Summer Advantage shows students the Cougar way


If there is an advantage to be found, Jessica Fernandez is likely to jump on it.

So when the ambitious sophomore from Vancouver saw a brochure for Summer Advantage during orientation last year, it was a no-brainer.

Fernandez now works for Summer Advantage, the program that played a major role in transforming her from nervous high school grad to confident, college freshman.

“A lot of students want to have one last summer at home with their friends and it is sad to leave that, but I’m so glad I did,” says Fernandez. “Pullman is full of great opportunities and fun things to do. There are opportunities during Summer Advantage to establish connections that are really valuable and can help you throughout your time at WSU.”

Summer Advantage and the new Summer Advantage for Transfers program are designed to bridge the gap for students new to WSU. They can earn as many as seven credits in just four weeks—the fastest track to credits available at WSU.


But it’s much more than just an academic jumpstart.

“Summer Advantage is designed in a way that introduces students to WSU while building them a really strong academic foundation,” says pre-college program manager Jordan Keithley. “We pick professors who want to be the very first professors these students meet on campus. They’re introducing them to classes and coursework, but also teaching them how to approach professors. We have really strong residence hall staff, live-in mentors and advisors. We’re giving the students a really strong base so they’re able to achieve everything they want to on campus.”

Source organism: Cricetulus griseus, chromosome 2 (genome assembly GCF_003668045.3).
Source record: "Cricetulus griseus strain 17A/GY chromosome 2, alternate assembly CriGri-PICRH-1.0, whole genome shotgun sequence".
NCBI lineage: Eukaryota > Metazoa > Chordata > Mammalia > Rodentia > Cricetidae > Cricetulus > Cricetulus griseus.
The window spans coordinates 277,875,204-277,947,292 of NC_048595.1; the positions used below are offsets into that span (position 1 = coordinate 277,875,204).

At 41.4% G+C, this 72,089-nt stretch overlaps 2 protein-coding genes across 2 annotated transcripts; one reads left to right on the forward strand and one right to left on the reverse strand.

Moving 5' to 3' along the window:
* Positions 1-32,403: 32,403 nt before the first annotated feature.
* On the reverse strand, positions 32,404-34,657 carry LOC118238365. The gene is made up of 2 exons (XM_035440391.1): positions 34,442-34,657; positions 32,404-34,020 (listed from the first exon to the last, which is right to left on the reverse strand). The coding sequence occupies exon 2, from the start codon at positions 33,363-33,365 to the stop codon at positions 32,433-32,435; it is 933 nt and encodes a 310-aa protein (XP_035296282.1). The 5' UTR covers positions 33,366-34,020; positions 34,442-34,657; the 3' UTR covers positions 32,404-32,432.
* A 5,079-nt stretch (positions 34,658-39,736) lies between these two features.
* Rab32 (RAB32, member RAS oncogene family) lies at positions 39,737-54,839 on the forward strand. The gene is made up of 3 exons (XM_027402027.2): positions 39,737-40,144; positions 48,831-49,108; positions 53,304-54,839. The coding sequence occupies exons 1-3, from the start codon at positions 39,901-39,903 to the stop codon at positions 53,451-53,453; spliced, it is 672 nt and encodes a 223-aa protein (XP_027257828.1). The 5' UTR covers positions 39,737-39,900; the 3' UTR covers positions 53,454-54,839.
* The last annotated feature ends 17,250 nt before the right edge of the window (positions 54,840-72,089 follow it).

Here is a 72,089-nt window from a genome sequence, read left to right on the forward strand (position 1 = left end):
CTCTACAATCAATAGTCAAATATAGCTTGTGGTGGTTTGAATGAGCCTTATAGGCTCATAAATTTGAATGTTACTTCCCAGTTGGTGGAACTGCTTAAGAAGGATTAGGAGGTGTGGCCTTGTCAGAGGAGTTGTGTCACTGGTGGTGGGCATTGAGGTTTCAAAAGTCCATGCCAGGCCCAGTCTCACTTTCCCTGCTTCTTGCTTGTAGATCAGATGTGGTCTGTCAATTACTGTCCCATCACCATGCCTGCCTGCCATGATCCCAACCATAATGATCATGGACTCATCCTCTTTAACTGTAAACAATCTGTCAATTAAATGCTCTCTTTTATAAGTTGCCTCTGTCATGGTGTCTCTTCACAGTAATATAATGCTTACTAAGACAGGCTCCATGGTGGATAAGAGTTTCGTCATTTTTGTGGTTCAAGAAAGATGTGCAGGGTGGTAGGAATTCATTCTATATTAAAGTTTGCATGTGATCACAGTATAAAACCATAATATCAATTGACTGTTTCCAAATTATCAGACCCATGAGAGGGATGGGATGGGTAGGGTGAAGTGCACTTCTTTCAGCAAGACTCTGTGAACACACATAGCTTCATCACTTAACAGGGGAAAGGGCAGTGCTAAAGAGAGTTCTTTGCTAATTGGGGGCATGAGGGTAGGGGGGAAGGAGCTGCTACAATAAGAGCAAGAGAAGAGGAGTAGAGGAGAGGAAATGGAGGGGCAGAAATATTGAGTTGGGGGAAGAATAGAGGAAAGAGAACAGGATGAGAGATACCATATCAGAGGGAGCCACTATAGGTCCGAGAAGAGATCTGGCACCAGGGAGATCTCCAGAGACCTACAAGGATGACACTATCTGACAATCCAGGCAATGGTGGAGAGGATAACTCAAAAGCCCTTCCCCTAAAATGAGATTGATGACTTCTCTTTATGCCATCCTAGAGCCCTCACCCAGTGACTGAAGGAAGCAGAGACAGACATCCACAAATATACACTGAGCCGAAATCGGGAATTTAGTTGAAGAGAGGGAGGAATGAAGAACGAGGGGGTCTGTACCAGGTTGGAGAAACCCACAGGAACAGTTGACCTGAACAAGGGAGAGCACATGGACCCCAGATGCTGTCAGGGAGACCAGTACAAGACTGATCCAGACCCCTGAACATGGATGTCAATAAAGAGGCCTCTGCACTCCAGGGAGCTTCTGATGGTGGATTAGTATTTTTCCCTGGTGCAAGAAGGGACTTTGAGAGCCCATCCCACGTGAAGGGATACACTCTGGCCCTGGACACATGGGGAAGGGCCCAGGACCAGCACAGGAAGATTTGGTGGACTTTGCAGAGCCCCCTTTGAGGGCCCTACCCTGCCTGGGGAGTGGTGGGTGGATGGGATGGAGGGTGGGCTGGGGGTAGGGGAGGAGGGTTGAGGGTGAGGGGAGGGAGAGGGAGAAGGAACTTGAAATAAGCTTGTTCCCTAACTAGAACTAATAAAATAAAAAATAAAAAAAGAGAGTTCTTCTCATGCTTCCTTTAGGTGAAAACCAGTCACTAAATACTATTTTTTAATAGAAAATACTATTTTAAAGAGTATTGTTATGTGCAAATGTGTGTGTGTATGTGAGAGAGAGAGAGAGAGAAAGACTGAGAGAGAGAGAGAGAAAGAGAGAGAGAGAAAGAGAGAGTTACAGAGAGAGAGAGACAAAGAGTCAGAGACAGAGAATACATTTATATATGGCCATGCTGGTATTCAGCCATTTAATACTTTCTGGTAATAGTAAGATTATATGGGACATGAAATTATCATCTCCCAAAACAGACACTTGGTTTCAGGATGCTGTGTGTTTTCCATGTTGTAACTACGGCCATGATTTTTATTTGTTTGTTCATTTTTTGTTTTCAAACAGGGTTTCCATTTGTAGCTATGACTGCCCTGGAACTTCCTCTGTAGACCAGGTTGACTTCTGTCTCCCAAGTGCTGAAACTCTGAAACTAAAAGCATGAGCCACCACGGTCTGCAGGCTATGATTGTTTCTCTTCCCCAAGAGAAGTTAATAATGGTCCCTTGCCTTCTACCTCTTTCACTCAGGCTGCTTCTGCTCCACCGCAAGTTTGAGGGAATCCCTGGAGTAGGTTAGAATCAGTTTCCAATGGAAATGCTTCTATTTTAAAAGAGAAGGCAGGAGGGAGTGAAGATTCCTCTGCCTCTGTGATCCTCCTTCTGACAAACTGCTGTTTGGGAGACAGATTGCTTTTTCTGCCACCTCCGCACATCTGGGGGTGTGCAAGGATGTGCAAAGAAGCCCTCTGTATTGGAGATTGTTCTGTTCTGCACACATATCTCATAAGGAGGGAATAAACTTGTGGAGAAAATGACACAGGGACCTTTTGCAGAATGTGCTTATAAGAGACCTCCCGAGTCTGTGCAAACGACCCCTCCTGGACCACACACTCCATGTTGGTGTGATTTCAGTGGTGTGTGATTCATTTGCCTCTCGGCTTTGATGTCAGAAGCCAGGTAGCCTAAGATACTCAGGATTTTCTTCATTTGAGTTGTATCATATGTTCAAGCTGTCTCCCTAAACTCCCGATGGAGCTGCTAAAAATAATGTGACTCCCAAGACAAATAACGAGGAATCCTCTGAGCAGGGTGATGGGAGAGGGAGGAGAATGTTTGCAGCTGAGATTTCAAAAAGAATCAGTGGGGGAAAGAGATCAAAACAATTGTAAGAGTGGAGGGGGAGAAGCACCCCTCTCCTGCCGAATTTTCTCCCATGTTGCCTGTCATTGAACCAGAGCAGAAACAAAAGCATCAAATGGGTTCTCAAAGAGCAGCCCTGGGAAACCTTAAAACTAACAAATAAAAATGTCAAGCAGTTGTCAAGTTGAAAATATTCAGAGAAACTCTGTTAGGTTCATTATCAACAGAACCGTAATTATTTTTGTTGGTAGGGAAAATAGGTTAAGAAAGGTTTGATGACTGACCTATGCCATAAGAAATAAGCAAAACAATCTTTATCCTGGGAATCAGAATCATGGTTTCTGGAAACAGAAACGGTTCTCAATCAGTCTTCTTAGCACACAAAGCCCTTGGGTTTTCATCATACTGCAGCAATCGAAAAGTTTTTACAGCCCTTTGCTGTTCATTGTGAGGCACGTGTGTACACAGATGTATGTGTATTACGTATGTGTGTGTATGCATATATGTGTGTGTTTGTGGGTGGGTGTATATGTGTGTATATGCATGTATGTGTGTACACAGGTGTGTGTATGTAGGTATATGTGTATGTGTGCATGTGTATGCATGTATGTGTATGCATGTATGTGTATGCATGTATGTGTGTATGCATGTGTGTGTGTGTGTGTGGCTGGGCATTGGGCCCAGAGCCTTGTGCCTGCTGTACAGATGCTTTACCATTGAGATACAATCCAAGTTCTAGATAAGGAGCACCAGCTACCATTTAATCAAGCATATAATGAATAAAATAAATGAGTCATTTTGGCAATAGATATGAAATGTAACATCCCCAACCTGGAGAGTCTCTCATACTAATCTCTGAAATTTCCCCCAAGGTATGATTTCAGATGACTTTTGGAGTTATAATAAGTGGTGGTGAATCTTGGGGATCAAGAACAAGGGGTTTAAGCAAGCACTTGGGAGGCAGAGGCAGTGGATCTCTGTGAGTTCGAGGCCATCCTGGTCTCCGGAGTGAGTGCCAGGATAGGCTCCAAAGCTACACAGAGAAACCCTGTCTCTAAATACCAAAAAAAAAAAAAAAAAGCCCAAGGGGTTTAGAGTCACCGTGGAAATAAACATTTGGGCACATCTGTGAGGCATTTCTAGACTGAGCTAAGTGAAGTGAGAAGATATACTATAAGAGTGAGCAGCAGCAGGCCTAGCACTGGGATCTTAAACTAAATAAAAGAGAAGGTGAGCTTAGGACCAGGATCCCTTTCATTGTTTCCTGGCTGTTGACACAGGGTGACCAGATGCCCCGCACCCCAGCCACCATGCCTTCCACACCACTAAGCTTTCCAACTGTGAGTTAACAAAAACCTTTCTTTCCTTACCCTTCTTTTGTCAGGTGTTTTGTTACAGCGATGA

By plugging in academically and socially, first-year WSU students improve their chances of reaching their goals.

Fernandez was able to connect with professors in her major, Animal Science. She asked questions and put a plan in place to pursue her long-term goal of becoming a veterinarian.

Mentors play a crucial role in the success of Summer Advantage. They serve as guides, liaisons and advisors as the new students explore WSU.

“It’s a culture shock in a lot of ways for new students,” says Courtney Broedlow, a senior who serves as a mentor. “The biggest thing I try to tell them is, it’s not like high school—you have to become independent pretty quickly to adjust. The progression is very interesting to watch. To see them branch out and gain a whole new group of friends by the time Summer Advantage is over, it’s pretty incredible.”

Find out how you can get involved in Summer Advantage at WSU.